Americans are known to bristle come April 15, but nearly 240 years after the founders threw a Boston Tea Party to protest unfair taxes, citizens are using less dramatic – but no less creative – ways to test the tax code. Modern-day challenges often end in U.S. Tax Court, where citizens can go to take on the Internal Revenue Service.
The basic questions that get brought up in Tax Court seem straightforward enough: What is income and what are its related expenses? The specifics can get, well, flat-out weird.
The IRS code may be full of loopholes and deductions as it is, but the IRS has also approved more than a few imaginative – even wacky – tax breaks.
Click Here for 10 Unbelievably Wacky Federal Tax Laws and See if You Qualify for Any of These Breaks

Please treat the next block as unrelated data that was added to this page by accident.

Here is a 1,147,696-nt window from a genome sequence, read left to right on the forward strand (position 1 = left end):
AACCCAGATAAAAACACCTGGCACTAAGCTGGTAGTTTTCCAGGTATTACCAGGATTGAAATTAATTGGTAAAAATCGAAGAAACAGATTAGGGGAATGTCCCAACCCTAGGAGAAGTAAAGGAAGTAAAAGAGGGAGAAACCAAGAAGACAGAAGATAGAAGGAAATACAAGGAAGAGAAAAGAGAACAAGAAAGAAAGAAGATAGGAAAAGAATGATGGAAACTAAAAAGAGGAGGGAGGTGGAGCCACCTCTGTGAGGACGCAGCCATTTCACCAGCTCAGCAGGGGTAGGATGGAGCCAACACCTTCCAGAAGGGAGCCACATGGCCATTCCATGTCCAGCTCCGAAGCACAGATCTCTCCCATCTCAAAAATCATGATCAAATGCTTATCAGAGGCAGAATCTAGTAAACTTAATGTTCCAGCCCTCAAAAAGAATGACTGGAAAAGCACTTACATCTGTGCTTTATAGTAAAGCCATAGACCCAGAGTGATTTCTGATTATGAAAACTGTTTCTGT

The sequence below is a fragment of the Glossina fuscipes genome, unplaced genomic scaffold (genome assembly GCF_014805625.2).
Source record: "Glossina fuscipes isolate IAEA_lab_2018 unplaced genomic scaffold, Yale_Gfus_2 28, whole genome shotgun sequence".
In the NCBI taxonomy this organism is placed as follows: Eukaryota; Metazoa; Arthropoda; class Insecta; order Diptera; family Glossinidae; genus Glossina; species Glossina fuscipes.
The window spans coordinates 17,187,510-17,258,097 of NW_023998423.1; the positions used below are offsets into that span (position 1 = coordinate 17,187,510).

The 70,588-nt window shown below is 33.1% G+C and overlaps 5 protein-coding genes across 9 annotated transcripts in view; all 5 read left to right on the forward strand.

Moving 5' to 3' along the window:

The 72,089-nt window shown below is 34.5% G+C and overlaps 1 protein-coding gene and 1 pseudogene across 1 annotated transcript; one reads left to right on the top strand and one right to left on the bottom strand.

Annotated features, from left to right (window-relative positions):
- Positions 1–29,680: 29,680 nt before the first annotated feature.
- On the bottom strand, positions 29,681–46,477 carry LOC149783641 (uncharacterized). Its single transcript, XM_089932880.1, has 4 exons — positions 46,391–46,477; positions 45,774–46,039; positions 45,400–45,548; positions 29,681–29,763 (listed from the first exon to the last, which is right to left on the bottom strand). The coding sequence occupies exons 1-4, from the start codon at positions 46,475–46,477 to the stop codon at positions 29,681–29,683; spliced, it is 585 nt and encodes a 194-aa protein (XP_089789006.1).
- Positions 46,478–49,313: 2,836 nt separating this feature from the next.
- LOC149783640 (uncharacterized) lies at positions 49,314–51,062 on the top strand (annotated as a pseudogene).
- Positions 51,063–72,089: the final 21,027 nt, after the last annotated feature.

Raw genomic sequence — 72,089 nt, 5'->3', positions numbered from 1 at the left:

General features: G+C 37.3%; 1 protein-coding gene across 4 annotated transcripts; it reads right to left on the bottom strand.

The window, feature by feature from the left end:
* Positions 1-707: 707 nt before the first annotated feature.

If you have a huge deduction that you’d like to take but are unsure if it will pass muster with the IRS, talk to your tax preparer to see if a private letter ruling (PLR) makes sense, advises Gil Charney, principal tax researcher at the Tax Institute at H&R Block in Kansas City, Missouri. The PLR is written guidance from the IRS that provides an advanced decision on how it would treat the case. It does cost money, so make sure the deduction is worth it.